Industries like production and lab testing are progressing toward a more machine-centered and automation-focused route as technology advances. This summer, I had the opportunity to work as an automation engineer at a lab testing facility called SummerBio. We automated the testing for the Covid-19 virus that has engulfed the world.
My task on the team as an engineer was diverse - as a startup, SummerBio did not have many engineers to work on different projects as a specialized group. In a way, this led me to learn a lot more about the distinct factors of running an automated facility in a lab setting. The biggest goal of the engineers in the team was to increase the throughput of the machines. Most of the processes were already automated and running at max capacity. The engineering team mainly worked on fixing human errors and protocol improvements of the testing rig. Since the entirety of testing for covid-19 cannot be automated, some human errors occur. I was given tasks that had to do with eradicating these human errors or reducing them by a significant margin.
Image processing and automation of tasks requiring humans in the testing routine meant a significant increase in throughput. For example, developing a machine capable of detecting capped vials in a testing rack provided a massive increase in throughput. The most common problem of the testing routine was the failure to unscrew a vial cap - not noticing it until it halted the protocol for a prolonged amount of time. I was given multiple cameras and prompted to create numerous iterations for the same project with different approaches to determine the best method to employ in the protocol. It was exciting to test multiple different image processing algorithms to achieve the same goal using image processing.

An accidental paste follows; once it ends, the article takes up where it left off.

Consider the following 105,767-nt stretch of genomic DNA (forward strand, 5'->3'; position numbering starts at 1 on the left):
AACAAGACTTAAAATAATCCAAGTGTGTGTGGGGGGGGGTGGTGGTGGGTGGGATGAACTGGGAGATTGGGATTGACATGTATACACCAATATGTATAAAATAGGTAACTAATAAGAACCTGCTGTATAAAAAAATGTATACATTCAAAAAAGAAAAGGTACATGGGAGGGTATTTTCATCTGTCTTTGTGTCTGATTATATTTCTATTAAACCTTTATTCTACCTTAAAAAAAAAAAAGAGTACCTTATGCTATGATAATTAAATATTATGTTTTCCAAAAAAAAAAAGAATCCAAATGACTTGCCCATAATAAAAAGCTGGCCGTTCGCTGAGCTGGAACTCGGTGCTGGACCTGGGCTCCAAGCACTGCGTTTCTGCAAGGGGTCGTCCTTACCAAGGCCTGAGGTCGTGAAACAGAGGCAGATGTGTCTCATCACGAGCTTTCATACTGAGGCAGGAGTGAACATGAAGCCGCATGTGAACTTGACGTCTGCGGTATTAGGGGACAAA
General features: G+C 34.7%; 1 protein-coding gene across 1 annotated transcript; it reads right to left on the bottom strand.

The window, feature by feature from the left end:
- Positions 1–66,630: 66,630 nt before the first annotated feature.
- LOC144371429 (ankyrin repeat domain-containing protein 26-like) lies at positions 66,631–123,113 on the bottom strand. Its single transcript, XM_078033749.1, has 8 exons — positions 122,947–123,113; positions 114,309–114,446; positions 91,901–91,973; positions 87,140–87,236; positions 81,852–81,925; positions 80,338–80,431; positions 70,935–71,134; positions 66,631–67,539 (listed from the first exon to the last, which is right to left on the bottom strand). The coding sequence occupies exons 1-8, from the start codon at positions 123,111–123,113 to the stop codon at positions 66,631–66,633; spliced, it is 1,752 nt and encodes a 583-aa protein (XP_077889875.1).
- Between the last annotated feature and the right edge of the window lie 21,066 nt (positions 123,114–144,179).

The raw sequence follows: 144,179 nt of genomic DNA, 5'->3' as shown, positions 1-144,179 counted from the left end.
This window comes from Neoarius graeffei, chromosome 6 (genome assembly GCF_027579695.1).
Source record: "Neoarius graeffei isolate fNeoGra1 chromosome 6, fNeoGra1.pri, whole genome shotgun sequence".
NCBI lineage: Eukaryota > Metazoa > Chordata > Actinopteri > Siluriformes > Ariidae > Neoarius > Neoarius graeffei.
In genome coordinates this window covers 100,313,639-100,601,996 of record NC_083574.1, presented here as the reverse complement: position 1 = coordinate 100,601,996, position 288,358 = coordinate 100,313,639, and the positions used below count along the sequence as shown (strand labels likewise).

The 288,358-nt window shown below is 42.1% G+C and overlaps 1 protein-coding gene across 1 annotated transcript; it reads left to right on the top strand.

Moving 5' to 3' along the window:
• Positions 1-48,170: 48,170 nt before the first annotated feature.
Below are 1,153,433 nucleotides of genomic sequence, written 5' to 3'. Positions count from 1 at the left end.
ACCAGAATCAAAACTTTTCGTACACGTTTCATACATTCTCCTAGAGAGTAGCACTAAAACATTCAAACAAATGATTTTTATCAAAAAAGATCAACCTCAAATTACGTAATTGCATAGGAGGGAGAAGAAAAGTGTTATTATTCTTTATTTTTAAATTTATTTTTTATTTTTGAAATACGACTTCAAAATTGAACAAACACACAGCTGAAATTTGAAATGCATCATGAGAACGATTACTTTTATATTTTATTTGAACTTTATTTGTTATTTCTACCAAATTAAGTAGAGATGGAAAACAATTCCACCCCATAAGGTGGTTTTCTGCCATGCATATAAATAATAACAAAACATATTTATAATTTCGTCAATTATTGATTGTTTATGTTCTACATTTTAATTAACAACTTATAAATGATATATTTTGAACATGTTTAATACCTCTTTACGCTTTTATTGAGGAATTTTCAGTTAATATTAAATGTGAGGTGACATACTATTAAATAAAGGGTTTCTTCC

Other than that, I was given different tasks that indirectly impacted throughput. Developing visualization applications for the machine's current status was an add-on to the system that helped the lab assistants easily grasp when to perform certain tasks, such as replacing/filling the reagents needed for the testing routine. For example, I created a WPF application using C# to take RS232 inputs from a scale and display the remaining contents of the reagent bottles. They included audible and visual alarms if the assistants did not notice the levels getting below the threshold. This led me to learn a lot more about MVVMs and designing a usable UI - as well as the troubles of being a designer with not a lot of direction to what your customer needed. I was also involved in creating debugging tools for other automation engineers to quickly understand where an error occurred in the system. Most of this was a form of text analysis, which was a great exercise to practice some DSA skills.
Overall, I think this experience as an automation engineering intern led me to learn a lot about different aspects of engineering, starting from embedded systems and backend programming to front-end design and user experience. My team was very open to me working on a diverse development area to fulfill my wishes to experience many varieties of being a software developer. I believe it got me thinking a lot more about what I want to be in the future and what I want to focus on as an engineering with computing major.